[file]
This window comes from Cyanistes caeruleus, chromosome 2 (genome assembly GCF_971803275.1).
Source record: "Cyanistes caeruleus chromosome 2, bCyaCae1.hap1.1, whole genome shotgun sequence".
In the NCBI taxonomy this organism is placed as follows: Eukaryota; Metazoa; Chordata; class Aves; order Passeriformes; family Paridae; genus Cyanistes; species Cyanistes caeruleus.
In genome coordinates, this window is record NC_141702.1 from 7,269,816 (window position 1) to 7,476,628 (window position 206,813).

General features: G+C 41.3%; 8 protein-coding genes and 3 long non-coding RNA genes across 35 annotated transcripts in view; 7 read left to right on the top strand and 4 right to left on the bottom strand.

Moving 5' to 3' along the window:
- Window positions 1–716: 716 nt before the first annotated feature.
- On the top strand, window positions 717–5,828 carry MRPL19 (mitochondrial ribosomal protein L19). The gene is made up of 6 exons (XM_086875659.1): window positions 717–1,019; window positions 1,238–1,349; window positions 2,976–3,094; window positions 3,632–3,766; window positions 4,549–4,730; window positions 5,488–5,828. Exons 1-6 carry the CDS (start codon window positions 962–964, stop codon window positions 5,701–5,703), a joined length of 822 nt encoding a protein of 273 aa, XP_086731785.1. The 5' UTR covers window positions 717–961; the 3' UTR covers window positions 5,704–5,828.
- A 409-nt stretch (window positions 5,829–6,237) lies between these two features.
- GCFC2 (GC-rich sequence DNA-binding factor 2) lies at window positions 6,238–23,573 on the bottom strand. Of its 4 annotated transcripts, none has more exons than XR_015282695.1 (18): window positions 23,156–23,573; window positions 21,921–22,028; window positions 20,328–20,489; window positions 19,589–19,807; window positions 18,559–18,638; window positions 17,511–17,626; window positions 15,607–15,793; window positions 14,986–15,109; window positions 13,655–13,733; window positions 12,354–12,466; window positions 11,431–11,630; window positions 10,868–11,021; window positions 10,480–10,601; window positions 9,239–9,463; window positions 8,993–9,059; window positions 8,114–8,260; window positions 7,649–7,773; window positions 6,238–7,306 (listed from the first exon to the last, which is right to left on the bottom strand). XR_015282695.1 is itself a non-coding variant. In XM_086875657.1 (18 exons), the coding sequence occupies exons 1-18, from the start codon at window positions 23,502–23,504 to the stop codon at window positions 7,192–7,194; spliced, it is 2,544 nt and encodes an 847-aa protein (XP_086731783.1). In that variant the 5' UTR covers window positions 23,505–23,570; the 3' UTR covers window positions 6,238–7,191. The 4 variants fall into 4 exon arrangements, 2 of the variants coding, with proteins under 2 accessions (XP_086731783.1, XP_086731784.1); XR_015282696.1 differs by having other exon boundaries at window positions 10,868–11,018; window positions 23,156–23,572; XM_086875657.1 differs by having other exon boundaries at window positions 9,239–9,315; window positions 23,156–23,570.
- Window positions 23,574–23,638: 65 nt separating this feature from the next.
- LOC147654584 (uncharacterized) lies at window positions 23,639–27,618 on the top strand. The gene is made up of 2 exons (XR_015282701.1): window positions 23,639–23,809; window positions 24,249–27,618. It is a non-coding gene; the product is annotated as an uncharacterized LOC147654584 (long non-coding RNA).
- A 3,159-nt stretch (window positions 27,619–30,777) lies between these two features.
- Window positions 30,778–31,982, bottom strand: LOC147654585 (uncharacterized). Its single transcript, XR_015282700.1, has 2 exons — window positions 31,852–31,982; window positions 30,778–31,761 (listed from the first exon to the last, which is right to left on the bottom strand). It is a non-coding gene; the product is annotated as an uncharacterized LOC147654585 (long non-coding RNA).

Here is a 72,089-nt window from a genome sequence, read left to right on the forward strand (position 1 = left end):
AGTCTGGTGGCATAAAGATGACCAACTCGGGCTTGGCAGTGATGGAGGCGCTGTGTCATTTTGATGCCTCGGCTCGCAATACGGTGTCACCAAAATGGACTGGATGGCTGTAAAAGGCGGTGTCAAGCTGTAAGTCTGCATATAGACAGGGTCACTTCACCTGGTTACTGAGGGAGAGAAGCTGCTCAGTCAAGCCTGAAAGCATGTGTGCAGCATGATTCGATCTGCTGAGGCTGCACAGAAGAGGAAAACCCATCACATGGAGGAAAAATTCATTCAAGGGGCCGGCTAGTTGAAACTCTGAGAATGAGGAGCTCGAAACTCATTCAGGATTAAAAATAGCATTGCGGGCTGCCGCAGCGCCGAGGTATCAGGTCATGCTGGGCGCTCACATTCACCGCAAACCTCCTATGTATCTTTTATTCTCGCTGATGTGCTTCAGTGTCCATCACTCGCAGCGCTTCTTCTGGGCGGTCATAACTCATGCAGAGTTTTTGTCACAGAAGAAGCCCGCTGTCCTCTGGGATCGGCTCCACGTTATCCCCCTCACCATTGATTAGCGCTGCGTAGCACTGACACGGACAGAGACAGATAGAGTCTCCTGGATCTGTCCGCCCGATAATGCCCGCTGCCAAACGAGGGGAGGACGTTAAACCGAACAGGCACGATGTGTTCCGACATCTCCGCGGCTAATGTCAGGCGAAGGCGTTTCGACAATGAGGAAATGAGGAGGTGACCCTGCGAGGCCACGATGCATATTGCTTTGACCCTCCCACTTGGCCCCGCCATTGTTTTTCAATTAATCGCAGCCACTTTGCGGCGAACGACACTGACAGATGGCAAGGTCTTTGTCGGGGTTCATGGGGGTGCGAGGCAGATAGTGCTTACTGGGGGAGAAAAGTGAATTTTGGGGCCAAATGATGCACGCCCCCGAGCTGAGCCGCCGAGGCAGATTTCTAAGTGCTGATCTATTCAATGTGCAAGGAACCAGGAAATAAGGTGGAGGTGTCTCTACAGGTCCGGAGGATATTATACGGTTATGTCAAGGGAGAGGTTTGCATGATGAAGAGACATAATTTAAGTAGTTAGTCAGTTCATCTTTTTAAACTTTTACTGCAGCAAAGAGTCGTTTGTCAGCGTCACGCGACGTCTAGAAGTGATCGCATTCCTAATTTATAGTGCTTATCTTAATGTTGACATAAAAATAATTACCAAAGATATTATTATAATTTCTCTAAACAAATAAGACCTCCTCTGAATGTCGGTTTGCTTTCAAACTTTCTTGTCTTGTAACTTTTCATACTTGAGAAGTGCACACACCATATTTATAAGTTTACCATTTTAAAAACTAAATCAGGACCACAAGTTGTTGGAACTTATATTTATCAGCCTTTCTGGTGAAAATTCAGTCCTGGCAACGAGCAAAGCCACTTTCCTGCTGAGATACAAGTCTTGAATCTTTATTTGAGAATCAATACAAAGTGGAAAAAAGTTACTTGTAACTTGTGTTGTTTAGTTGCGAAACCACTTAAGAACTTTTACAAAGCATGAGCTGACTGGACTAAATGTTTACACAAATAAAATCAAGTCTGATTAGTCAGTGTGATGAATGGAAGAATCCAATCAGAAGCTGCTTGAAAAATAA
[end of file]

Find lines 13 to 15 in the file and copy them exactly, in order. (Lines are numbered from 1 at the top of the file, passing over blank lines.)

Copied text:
- A 3,159-nt stretch (window positions 27,619–30,777) lies between these two features.
- Window positions 30,778–31,982, bottom strand: LOC147654585 (uncharacterized). Its single transcript, XR_015282700.1, has 2 exons — window positions 31,852–31,982; window positions 30,778–31,761 (listed from the first exon to the last, which is right to left on the bottom strand). It is a non-coding gene; the product is annotated as an uncharacterized LOC147654585 (long non-coding RNA).

Here is a 72,089-nt window from a genome sequence, read left to right on the forward strand (position 1 = left end):